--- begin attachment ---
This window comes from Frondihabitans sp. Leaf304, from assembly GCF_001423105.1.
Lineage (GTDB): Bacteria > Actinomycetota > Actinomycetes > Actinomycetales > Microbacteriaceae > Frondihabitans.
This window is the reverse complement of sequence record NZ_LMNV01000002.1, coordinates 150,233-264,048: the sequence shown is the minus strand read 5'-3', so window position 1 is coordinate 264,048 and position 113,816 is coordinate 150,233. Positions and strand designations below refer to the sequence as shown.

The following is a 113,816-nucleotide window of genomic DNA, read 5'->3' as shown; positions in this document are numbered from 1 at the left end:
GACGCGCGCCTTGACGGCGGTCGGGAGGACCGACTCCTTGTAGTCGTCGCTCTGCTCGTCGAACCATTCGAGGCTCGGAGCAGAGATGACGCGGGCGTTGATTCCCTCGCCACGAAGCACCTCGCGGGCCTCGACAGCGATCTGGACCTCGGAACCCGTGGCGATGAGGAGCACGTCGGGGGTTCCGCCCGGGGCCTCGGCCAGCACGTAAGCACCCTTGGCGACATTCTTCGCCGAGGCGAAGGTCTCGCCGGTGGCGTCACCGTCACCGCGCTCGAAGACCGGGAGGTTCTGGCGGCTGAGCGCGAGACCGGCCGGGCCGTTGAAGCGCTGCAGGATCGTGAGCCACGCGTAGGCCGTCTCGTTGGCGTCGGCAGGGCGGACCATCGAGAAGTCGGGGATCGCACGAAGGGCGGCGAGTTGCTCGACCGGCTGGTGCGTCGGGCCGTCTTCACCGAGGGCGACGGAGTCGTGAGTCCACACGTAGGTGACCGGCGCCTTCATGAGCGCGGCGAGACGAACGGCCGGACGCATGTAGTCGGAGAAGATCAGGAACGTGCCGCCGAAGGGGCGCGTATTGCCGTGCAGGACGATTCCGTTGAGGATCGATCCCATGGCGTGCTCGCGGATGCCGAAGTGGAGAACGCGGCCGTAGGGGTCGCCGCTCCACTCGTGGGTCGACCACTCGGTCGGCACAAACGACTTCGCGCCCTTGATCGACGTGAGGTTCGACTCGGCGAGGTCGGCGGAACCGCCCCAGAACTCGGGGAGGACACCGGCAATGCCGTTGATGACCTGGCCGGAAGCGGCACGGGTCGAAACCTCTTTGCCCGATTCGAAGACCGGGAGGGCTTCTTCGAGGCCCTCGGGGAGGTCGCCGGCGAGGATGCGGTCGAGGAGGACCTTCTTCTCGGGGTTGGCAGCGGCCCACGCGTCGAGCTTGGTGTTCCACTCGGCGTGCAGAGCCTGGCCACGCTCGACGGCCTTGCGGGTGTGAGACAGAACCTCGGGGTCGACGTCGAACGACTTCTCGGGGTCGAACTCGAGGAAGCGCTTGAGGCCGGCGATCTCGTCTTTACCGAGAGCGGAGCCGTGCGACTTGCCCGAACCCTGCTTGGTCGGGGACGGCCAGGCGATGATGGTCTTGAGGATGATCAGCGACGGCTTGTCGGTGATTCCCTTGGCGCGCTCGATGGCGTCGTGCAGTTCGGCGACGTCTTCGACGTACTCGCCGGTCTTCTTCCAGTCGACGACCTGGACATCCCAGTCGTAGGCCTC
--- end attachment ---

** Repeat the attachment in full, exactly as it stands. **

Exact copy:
This window comes from Frondihabitans sp. Leaf304, from assembly GCF_001423105.1.
Lineage (GTDB): Bacteria > Actinomycetota > Actinomycetes > Actinomycetales > Microbacteriaceae > Frondihabitans.
This window is the reverse complement of sequence record NZ_LMNV01000002.1, coordinates 150,233-264,048: the sequence shown is the minus strand read 5'-3', so window position 1 is coordinate 264,048 and position 113,816 is coordinate 150,233. Positions and strand designations below refer to the sequence as shown.

The following is a 113,816-nucleotide window of genomic DNA, read 5'->3' as shown; positions in this document are numbered from 1 at the left end:
GACGCGCGCCTTGACGGCGGTCGGGAGGACCGACTCCTTGTAGTCGTCGCTCTGCTCGTCGAACCATTCGAGGCTCGGAGCAGAGATGACGCGGGCGTTGATTCCCTCGCCACGAAGCACCTCGCGGGCCTCGACAGCGATCTGGACCTCGGAACCCGTGGCGATGAGGAGCACGTCGGGGGTTCCGCCCGGGGCCTCGGCCAGCACGTAAGCACCCTTGGCGACATTCTTCGCCGAGGCGAAGGTCTCGCCGGTGGCGTCACCGTCACCGCGCTCGAAGACCGGGAGGTTCTGGCGGCTGAGCGCGAGACCGGCCGGGCCGTTGAAGCGCTGCAGGATCGTGAGCCACGCGTAGGCCGTCTCGTTGGCGTCGGCAGGGCGGACCATCGAGAAGTCGGGGATCGCACGAAGGGCGGCGAGTTGCTCGACCGGCTGGTGCGTCGGGCCGTCTTCACCGAGGGCGACGGAGTCGTGAGTCCACACGTAGGTGACCGGCGCCTTCATGAGCGCGGCGAGACGAACGGCCGGACGCATGTAGTCGGAGAAGATCAGGAACGTGCCGCCGAAGGGGCGCGTATTGCCGTGCAGGACGATTCCGTTGAGGATCGATCCCATGGCGTGCTCGCGGATGCCGAAGTGGAGAACGCGGCCGTAGGGGTCGCCGCTCCACTCGTGGGTCGACCACTCGGTCGGCACAAACGACTTCGCGCCCTTGATCGACGTGAGGTTCGACTCGGCGAGGTCGGCGGAACCGCCCCAGAACTCGGGGAGGACACCGGCAATGCCGTTGATGACCTGGCCGGAAGCGGCACGGGTCGAAACCTCTTTGCCCGATTCGAAGACCGGGAGGGCTTCTTCGAGGCCCTCGGGGAGGTCGCCGGCGAGGATGCGGTCGAGGAGGACCTTCTTCTCGGGGTTGGCAGCGGCCCACGCGTCGAGCTTGGTGTTCCACTCGGCGTGCAGAGCCTGGCCACGCTCGACGGCCTTGCGGGTGTGAGACAGAACCTCGGGGTCGACGTCGAACGACTTCTCGGGGTCGAACTCGAGGAAGCGCTTGAGGCCGGCGATCTCGTCTTTACCGAGAGCGGAGCCGTGCGACTTGCCCGAACCCTGCTTGGTCGGGGACGGCCAGGCGATGATGGTCTTGAGGATGATCAGCGACGGCTTGTCGGTGATTCCCTTGGCGCGCTCGATGGCGTCGTGCAGTTCGGCGACGTCTTCGACGTACTCGCCGGTCTTCTTCCAGTCGACGACCTGGACATCCCAGTCGTAGGCCTC